Soccer, a mirror of the corporate world | Fortune

In the corporate sphere, comparisons between the world of football and human resources are frequent, but the similarities can also be extrapolated

In the sphere, comparisons between the of football and human resources are frequent, but the similarities also be extrapolated to other departments. This is how Talengo partner José Ignacio Jiménez sees it, who states that “at a geopolitical level, what is happening in the world of football is still the same as what is happening in the world of money and , where Asia has every once a greater presence ”.

This is the case of Paris Saint-Germain (PSG), owned by the Emir of Qatar, Tamim bin Hamad Al Thani; Manchester City, which belongs to Mansour bin Zayed Al Nahayan, son of the President of the United Emirates; or Newcastle, which has recently been bought by the Public Investment Fund (PIF), an investment fund managed by Mohamed bin Salmán, the crown prince of Saudi Arabia. “Big states are entering with a lot of budget behind that break the ,” Jiménez sums up.

This also happens with managers and professionals. “20 years ago it did not happen, but now there are many who go to countries in the Middle East because there they charge a lot and they do not have to pay taxes. That in high salaries is very noticeable ”, continues the consultant. Thus, part of the world sits at the board with different rules of the game. “In Europe we have fair play rules whereby no more than x percentage can be spent on footballers’ accounts, but Qatar, for example, which is not a European state, does not care,” he illustrates. A problem that occurs because it is not only football that is on the table. “His strategy is different from everyone else. They do not want to build a league, but present at the international level. They seek to gain prestige and wash their image through teams, ”Jiménez insists.

However, to ensure the sustainability of the club, it is important to look at the sports field. This is how Pablo Burillo, professor of Sports Management at the European University and director of the MBA in Sports Management at the Real Madrid-Universidad Europea University School, sees it, who considers that a team is just another company, although its main objective is to win titles, not only economic performance. “No fan goes to a square to celebrate the financial statements, but they do need to be successful in sports,” he says. In the same way that developing a good product, or having a winning team, will also contribute to financial achievements.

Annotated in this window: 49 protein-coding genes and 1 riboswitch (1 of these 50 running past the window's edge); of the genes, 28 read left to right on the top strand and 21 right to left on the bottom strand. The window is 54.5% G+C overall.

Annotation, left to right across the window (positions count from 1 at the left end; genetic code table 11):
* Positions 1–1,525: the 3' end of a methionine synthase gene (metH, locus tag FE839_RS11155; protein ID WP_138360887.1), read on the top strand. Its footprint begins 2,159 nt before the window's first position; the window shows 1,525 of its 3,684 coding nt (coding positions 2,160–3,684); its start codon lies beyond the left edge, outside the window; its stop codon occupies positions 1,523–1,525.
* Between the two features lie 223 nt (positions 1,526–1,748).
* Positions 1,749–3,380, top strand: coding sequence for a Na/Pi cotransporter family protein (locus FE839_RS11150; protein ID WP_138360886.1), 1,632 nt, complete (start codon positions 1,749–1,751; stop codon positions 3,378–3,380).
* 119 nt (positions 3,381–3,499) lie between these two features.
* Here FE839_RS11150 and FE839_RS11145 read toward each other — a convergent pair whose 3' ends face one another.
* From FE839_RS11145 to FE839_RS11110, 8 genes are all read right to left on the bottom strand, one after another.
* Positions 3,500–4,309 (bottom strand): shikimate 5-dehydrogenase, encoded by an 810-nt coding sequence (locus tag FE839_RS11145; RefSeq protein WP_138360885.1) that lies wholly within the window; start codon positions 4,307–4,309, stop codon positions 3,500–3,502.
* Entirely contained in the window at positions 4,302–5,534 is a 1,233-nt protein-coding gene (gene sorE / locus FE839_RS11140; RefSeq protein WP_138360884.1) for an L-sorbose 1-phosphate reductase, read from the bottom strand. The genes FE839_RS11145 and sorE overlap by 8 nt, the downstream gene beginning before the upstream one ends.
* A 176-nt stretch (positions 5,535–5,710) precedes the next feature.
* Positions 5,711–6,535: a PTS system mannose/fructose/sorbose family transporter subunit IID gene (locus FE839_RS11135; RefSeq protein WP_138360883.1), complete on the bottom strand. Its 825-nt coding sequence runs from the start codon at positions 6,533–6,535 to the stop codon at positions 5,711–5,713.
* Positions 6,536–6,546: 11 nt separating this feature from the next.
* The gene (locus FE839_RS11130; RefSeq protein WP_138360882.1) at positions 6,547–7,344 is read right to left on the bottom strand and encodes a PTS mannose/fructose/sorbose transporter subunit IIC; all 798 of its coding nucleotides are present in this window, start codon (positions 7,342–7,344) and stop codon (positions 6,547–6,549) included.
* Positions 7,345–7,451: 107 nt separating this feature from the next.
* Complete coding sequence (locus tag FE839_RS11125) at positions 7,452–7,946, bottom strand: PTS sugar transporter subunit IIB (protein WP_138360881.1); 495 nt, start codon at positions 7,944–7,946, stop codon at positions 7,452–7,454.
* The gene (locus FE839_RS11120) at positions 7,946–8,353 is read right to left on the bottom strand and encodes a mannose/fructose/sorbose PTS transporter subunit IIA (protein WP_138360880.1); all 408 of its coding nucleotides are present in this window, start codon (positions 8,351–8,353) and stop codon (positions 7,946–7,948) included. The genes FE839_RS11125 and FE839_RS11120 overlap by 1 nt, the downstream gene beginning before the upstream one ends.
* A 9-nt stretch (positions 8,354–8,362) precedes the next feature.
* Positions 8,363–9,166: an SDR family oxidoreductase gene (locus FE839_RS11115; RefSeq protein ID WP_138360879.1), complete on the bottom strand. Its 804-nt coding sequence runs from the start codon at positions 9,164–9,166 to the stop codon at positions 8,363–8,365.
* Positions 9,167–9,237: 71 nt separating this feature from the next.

The main difference, says Burillo, is that in football it is interesting that the competition does well, in order to achieve a competition that attracts more spectators. “If the Spanish league is more balanced, there will be more uncertainty, people will tend to see it more than if they know from the beginning what is going to happen. The better my rivals, the more money I earn ”, says the teacher. The pure monopoly in soccer does not work, although it is a very closed industry. In the end there can only be 20 teams that share the cake, while in other sectors anyone can innovate and break the market.

But football can also contribute its grain of sand to the corporate world. The last closing of the transfer market was hectic, some clubs had several contracts prepared in case they managed to reach a last minute agreement to sign the most sought-after players. The executive director of the sports management startup Director11, Sergio Casalins, explains that the is due to the large number of stakeholders (the player, his agent, his family, the home club, the destination club, the training club. ..), as well as the performance variables that are usually incorporated (automatic renewal if a certain objective is met, a bonus for exceeding the set goals …).

Companies could incorporate this sophisticated approach into their contracts to retain better talent. Specifically, Casalins highlights the fact that they financially compensate the club where the footballer started, since they assume that thanks to those first steps he was able to take off. “In a with so much youth unemployment, having to compensate the first company in which they worked could encourage them to bet on young talent, with less suspicion to train someone and leave once trained,” he sums up.

The big stars

  • Polarization. There are two speeds when it comes to remuneration: the big signings and the rest of the team. A movement that is repeated in companies; While in 1965 the ratio between the salary of managers and employees was 15-1, it now reaches 300-1 in the United States, Jiménez explains.
  • Celebrityades. “Now, great CEOs are well-known figures on a social level. They even dream of going to the moon ”, illustrates the Talengo spokesperson. A reflection of an increasingly individualistic society that does not see that the strength is in the team, it continues.